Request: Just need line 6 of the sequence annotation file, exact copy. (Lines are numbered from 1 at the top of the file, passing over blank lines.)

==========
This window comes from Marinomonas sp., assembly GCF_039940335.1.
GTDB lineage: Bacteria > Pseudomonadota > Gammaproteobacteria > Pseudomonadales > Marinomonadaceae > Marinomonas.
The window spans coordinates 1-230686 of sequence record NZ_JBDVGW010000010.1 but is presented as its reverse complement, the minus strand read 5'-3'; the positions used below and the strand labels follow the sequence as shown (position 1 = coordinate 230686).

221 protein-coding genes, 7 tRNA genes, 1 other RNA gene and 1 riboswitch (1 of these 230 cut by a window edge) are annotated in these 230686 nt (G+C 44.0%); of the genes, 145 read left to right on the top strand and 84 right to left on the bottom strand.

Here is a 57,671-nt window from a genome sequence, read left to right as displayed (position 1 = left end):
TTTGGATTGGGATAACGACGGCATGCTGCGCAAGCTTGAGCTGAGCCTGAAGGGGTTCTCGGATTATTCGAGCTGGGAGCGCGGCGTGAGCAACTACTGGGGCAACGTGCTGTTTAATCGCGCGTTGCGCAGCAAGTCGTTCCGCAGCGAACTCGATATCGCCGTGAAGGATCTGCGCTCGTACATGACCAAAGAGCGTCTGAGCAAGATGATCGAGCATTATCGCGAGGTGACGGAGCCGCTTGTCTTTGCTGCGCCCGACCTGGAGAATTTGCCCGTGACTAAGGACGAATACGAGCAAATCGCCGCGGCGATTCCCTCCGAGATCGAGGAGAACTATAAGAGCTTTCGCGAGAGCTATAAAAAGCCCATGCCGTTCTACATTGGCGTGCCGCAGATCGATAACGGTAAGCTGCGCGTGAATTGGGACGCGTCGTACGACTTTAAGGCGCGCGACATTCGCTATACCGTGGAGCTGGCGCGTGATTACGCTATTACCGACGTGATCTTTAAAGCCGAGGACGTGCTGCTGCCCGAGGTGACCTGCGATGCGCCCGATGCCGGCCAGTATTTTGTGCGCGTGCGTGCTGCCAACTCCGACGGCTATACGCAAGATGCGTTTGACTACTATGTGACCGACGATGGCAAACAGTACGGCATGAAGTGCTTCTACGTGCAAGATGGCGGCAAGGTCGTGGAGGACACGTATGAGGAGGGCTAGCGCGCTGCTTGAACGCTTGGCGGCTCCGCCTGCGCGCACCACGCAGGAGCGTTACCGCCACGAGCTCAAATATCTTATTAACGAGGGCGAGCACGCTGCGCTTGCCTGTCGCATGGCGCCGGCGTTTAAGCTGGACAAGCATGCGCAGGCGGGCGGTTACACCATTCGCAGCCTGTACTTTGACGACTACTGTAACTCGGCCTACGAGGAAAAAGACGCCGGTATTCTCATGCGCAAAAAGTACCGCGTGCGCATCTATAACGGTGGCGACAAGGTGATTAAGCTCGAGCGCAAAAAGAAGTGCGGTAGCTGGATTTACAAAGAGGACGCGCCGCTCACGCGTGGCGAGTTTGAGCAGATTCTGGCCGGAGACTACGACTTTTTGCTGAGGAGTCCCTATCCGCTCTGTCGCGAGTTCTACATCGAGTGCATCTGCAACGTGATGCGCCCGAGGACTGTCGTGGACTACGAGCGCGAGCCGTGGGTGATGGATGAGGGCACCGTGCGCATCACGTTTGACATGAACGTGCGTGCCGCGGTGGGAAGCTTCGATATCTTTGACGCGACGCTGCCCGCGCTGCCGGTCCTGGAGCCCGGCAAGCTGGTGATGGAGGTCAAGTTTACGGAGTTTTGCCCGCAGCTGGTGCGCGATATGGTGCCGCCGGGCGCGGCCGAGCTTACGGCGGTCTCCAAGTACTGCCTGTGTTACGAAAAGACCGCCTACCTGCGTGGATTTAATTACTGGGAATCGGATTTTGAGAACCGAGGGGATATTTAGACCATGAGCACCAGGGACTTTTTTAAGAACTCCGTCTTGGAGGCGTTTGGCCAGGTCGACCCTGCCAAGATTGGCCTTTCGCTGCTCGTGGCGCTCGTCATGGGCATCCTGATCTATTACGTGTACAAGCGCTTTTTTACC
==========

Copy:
TTTGGATTGGGATAACGACGGCATGCTGCGCAAGCTTGAGCTGAGCCTGAAGGGGTTCTCGGATTATTCGAGCTGGGAGCGCGGCGTGAGCAACTACTGGGGCAACGTGCTGTTTAATCGCGCGTTGCGCAGCAAGTCGTTCCGCAGCGAACTCGATATCGCCGTGAAGGATCTGCGCTCGTACATGACCAAAGAGCGTCTGAGCAAGATGATCGAGCATTATCGCGAGGTGACGGAGCCGCTTGTCTTTGCTGCGCCCGACCTGGAGAATTTGCCCGTGACTAAGGACGAATACGAGCAAATCGCCGCGGCGATTCCCTCCGAGATCGAGGAGAACTATAAGAGCTTTCGCGAGAGCTATAAAAAGCCCATGCCGTTCTACATTGGCGTGCCGCAGATCGATAACGGTAAGCTGCGCGTGAATTGGGACGCGTCGTACGACTTTAAGGCGCGCGACATTCGCTATACCGTGGAGCTGGCGCGTGATTACGCTATTACCGACGTGATCTTTAAAGCCGAGGACGTGCTGCTGCCCGAGGTGACCTGCGATGCGCCCGATGCCGGCCAGTATTTTGTGCGCGTGCGTGCTGCCAACTCCGACGGCTATACGCAAGATGCGTTTGACTACTATGTGACCGACGATGGCAAACAGTACGGCATGAAGTGCTTCTACGTGCAAGATGGCGGCAAGGTCGTGGAGGACACGTATGAGGAGGGCTAGCGCGCTGCTTGAACGCTTGGCGGCTCCGCCTGCGCGCACCACGCAGGAGCGTTACCGCCACGAGCTCAAATATCTTATTAACGAGGGCGAGCACGCTGCGCTTGCCTGTCGCATGGCGCCGGCGTTTAAGCTGGACAAGCATGCGCAGGCGGGCGGTTACACCATTCGCAGCCTGTACTTTGACGACTACTGTAACTCGGCCTACGAGGAAAAAGACGCCGGTATTCTCATGCGCAAAAAGTACCGCGTGCGCATCTATAACGGTGGCGACAAGGTGATTAAGCTCGAGCGCAAAAAGAAGTGCGGTAGCTGGATTTACAAAGAGGACGCGCCGCTCACGCGTGGCGAGTTTGAGCAGATTCTGGCCGGAGACTACGACTTTTTGCTGAGGAGTCCCTATCCGCTCTGTCGCGAGTTCTACATCGAGTGCATCTGCAACGTGATGCGCCCGAGGACTGTCGTGGACTACGAGCGCGAGCCGTGGGTGATGGATGAGGGCACCGTGCGCATCACGTTTGACATGAACGTGCGTGCCGCGGTGGGAAGCTTCGATATCTTTGACGCGACGCTGCCCGCGCTGCCGGTCCTGGAGCCCGGCAAGCTGGTGATGGAGGTCAAGTTTACGGAGTTTTGCCCGCAGCTGGTGCGCGATATGGTGCCGCCGGGCGCGGCCGAGCTTACGGCGGTCTCCAAGTACTGCCTGTGTTACGAAAAGACCGCCTACCTGCGTGGATTTAATTACTGGGAATCGGATTTTGAGAACCGAGGGGATATTTAGACCATGAGCACCAGGGACTTTTTTAAGAACTCCGTCTTGGAGGCGTTTGGCCAGGTCGACCCTGCCAAGATTGGCCTTTCGCTGCTCGTGGCGCTCGTCATGGGCATCCTGATCTATTACGTGTACAAGCGCTTTTTTACC